Walt Disney World Lawsuit Says Foreigners Illegally Replaced American Jobs During Disney Layoffs

A Walt Disney World lawsuit filed against the House of Mouse claims the Walt Disney company colluded to replace American workers with cheaper foreigners living and working within the United States based upon the H-1B visa program. The Disney lawsuit was filed by two former Walt Disney World tech employees in a federal court on Monday, accusing the company of conspiring with outsourcing firms HCL Inc. and Cognizant Technologies.

The H-1B visa program is designed to allow U.S. employers to recruit and employ non-immigrant foreign professionals within specialty occupations within the United States for a specified period of time. It is intended for foreigners with specialty skills to fill job vacancies left by a domestic skills gap, not replace the domestic work force when American workers are available to fill the positions. Created in 1990, the H-1B visa program is capped at 85,000 visas per year, with each visa lasting for six years.

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Leo Perrero and Dena Moore were among 250 Walt Disney World tech workers who were let go back in 2015, but the Disney layoffs continued into the summer. Disney employees in New York and Burbank were told they would be losing their jobs and that their positions were being outsourced to immigrant workers with temporary visas, including H-1B visas. Even American workers with “good performance reviews” were told they were going to train their replacements in their final days, but suddenly executives in Disney’s tech department reversed the decision.

“We were read a precisely worded statement. We were told our jobs were continuing and we should consider it as if nothing had happened until further notice,” said an unnamed source at the time.

Why were the Disney layoffs canceled? Another unnamed Disney IT department worker said the decision was solely based upon the public backlash Walt Disney was receiving. The Disney worker said, “They want this to go away — right now.” But the controversy did not disappear as the Disney lawsuit proves. According to the Orlando Sentinel, Sara Blackwell, an attorney for Perrero and Moore, said the they’re seeking a class-action status in order to “kick them [outsourcing companies] at their business model, to stop them from systemically abusing the immigration system.”


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Cognizant replied to the Disney World lawsuit by claiming the outsourcing company “fully complies with all U.S. regulations regarding H-1B visas. We have a robust internal compliance team that ensures our practices are not merely compliant with existing laws in letter and spirit, but also adhere to best practices.” In the past, Cognizant spokesperson Jacquee Whaler said the arrangement with H-1B vias was part of Disney’s restructuring process.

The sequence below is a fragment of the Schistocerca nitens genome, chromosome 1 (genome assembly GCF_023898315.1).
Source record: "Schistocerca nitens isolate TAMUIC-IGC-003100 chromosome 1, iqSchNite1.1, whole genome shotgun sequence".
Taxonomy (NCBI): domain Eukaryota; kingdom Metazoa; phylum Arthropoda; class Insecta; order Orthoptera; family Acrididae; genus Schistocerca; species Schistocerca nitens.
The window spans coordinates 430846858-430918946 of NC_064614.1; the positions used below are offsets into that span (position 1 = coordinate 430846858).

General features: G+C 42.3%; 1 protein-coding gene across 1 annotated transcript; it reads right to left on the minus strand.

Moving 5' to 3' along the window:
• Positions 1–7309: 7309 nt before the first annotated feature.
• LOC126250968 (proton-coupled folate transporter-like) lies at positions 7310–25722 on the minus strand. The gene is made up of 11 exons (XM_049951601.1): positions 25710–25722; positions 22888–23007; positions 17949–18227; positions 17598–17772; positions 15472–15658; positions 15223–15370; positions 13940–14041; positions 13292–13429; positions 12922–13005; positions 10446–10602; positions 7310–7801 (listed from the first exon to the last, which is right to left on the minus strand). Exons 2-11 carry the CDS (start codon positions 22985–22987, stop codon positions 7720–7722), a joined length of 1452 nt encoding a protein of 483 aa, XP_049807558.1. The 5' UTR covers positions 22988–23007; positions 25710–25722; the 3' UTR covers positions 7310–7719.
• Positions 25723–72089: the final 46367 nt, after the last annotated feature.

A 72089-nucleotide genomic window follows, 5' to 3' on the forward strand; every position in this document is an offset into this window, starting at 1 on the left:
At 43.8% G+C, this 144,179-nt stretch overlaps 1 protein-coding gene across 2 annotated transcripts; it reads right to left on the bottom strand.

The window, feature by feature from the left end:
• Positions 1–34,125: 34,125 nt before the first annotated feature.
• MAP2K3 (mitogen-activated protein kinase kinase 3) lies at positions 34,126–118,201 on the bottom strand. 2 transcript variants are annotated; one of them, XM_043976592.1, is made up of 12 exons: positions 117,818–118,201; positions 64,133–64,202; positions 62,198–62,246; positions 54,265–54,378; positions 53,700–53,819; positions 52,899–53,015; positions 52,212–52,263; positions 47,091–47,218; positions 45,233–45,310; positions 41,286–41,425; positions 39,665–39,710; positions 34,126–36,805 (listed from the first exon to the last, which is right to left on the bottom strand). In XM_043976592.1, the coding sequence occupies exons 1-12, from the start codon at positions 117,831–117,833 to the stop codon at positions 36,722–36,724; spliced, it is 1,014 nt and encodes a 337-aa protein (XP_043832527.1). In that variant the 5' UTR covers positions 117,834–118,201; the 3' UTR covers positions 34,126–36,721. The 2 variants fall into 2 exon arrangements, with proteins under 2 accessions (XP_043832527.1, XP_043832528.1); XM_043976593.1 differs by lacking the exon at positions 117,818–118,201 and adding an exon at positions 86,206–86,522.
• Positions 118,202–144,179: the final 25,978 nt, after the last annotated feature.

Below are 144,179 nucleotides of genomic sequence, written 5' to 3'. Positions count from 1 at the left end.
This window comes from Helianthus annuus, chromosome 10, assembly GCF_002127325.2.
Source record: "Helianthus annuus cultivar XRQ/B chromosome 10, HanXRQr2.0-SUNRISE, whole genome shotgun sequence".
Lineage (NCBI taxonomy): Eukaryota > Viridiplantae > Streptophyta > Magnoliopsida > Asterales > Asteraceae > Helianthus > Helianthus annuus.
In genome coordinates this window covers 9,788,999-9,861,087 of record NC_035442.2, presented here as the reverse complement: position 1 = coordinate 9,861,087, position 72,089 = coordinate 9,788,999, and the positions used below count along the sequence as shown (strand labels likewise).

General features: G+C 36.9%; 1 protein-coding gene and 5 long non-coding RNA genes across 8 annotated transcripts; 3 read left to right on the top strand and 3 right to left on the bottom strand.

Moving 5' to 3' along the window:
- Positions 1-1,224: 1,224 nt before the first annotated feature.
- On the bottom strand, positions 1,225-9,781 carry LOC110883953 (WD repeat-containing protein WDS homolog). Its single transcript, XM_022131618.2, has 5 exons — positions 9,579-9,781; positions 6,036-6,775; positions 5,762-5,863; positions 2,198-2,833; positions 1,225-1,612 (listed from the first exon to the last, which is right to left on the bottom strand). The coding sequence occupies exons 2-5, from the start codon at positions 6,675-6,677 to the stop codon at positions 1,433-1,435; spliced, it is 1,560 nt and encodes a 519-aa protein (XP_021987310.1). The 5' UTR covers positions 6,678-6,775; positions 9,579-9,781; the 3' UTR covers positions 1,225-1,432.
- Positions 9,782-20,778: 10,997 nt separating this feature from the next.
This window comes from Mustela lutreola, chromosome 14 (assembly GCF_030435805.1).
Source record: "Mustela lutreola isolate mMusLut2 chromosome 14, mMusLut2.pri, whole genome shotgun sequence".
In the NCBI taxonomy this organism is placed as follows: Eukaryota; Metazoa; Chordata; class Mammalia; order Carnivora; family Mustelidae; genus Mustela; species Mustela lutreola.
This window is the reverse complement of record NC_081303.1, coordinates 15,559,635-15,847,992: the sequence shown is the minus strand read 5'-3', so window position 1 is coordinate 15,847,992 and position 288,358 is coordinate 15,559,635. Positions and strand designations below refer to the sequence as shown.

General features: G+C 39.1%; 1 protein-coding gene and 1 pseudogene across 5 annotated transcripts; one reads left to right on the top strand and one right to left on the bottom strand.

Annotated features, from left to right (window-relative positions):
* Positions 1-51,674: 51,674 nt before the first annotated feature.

“We have restructured our global technology organization to significantly increase our cast member focus on future innovation and new capabilities, and are continuing to work with leading technical firms to maintain our existing systems as needed.”

The Disney lawsuit claims both HCL and Cognizant broke federal law because they falsely claimed in written documents that “similarly situated employees would not be adversely affected.”

“Every time they file these, they are lying and falsifying documents,” Blackwell said. “Disney is aware there are these requirements and Cognizant and HCL are lying.”

Moore told the New York Times that she had to train her replacement after being laid off after 10 years of working with Disney World. She tried applying for one of the many Disney positions within the company, but did not receive a job offer.

“I don’t have to be angry or cause drama,” said Moore. “But they are just doing things to save a buck, and it’s making Americans poor. Was I negatively affected? Yeah, I was. I lost my job.”


The Disney company has responded to the lawsuits by saying they are “based on an unsustainable legal theory and are a wholesale misrepresentation of the facts.”

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Editor’s note: Disney has reached out to the Inquisitr with the following statement.

“This lawsuit is completely and utterly baseless. The fact is that, since our reorganization, Disney Parks has hired more than 140 US IT workers, and is currently recruiting candidates to fill over 100 more IT positions. Additionally, we also rehired more than 100 workers affected by the reorganization into other roles in the company. The complaints by one of the plaintiffs, Ms. Moore, that she was not offered a position are completely false — she was offered a position at comparable pay and turned it down. Those are the facts.”

Facts regarding New York Times reporting on this issue: The NY Times has deliberately and continuously misrepresented the facts to further its own agenda, while regularly failing to disclose the fact that the Times itself is a user of the H-1B program. In fact, the Times only belatedly disclosed that it secured an H-1B visa for its current President and CEO Mark Thompson, who replaced an American CEO after her 28 years of service, and by its own admission has 70 employees currently working in the US on foreign work visas.

Do you think Walt Disney World went to the dark side with the Disney layoffs?

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